Sunday, February 16, 2014

"The Wheel in Space"

Aired Apr 27 - June 1, 1968


6 Episodes

Story 43

Written by David Whitaker
From a Story by Kit Pedler

Directed by Tristan DeVere Cole


Synopsis

The TARDIS materializes on board a spaceship, the Silver Carrier, where the Doctor and Jamie are attacked by a maintenance Robot. Jamie manages to contact a nearby space station known as the Wheel and they are rescued. Though viewed with suspicion by many of the crew, the Doctor and Jamie befriend Zoe Heriot, a young prodigy with total recall and broad scientific knowledge, as well as a healthy ego.

Meanwhile, the Silver Carrier discharges Cybermats, which travel to and enter the station. These pave the way for the penetration of the station by Cybermen, who intend to use its direct radio link with Earth as a beacon for their invasion fleet.

The Doctor sends Jamie and Zoe over to the Silver Carrier to fetch the TARDIS's vector generator rod. Meanwhile he manages to free the Wheel's crew from the Cybermen's hypnotic control and to destroy all the Cybermen on the station.

When Jamie and Zoe return, he installs the rod in the station's X-ray laser, making it powerful enough to destroy the Cyber-fleet. Zoe joins Jamie and the Doctor in their travels.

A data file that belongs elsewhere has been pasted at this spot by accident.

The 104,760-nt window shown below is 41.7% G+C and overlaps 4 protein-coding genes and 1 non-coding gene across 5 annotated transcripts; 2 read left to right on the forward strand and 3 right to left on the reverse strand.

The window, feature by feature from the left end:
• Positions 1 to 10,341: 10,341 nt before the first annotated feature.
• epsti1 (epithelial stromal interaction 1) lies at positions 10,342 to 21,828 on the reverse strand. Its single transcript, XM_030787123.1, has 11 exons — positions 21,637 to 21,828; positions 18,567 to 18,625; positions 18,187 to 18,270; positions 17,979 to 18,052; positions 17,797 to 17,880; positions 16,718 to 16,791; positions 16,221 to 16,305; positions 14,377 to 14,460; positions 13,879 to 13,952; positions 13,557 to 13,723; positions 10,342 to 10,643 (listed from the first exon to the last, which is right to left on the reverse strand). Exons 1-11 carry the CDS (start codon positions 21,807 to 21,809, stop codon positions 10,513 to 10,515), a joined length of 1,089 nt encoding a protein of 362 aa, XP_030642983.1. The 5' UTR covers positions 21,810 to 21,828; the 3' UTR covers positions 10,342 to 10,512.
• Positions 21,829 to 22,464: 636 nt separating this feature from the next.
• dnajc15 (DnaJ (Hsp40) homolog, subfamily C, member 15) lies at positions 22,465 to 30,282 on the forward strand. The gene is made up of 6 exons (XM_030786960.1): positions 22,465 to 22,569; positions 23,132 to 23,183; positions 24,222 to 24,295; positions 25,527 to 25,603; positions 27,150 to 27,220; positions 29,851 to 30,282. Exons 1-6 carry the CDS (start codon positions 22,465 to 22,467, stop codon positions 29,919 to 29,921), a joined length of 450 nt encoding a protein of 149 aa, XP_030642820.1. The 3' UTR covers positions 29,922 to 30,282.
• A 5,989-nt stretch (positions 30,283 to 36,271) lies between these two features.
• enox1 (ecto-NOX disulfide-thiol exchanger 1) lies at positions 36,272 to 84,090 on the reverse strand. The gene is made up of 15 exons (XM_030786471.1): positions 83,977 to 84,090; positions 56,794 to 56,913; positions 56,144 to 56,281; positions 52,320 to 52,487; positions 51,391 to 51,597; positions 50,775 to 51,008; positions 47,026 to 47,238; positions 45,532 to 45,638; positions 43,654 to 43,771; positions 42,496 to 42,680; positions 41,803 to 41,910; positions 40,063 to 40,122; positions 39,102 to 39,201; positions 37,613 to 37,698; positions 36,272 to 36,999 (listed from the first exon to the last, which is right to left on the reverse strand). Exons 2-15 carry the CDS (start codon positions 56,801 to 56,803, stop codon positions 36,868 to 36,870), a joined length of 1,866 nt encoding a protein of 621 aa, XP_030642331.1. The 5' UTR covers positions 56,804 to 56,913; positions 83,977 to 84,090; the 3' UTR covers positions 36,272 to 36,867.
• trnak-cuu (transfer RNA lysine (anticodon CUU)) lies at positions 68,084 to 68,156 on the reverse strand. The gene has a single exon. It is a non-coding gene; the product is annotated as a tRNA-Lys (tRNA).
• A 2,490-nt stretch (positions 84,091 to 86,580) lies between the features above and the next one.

Analysis

The Cybermen return in what has to be their worst story to date. At this point, the base under siege formula has absolutely been beaten utterly into the ground by the production team, and not even David Whitaker, one of the series best writers, or Tristan DeVere Cole, a solid and even inspired director, can save this utterly unremarkable story.

There are things to enjoy here, from some very good visual effects to DeVere Cole's inventive camera movements, to a supporting cast that all do their job well. But at this point, we've seen this story so many times that there is almost no surprises here. The Cybermen invasion force is depicted via two Cybermen stalking around the Wheel. While their plan is pretty effective, there's not enough for them to do to stretch across six episodes and the whole body horror roots of the monsters are pretty much gone by now.

The best part of the whole story is the introduction of Wendy Padbury as Zoe. To me, the Doctor, Jamie and Zoe are the classic Troughton era team, and Zoe's naive arrogance creates some lovely sparks with her two new cast mates.

It's a shame that she debuts in what has to be the worst serial of the season, and a poor way to end what has been overall an excellent if formulaic season of Doctor Who.


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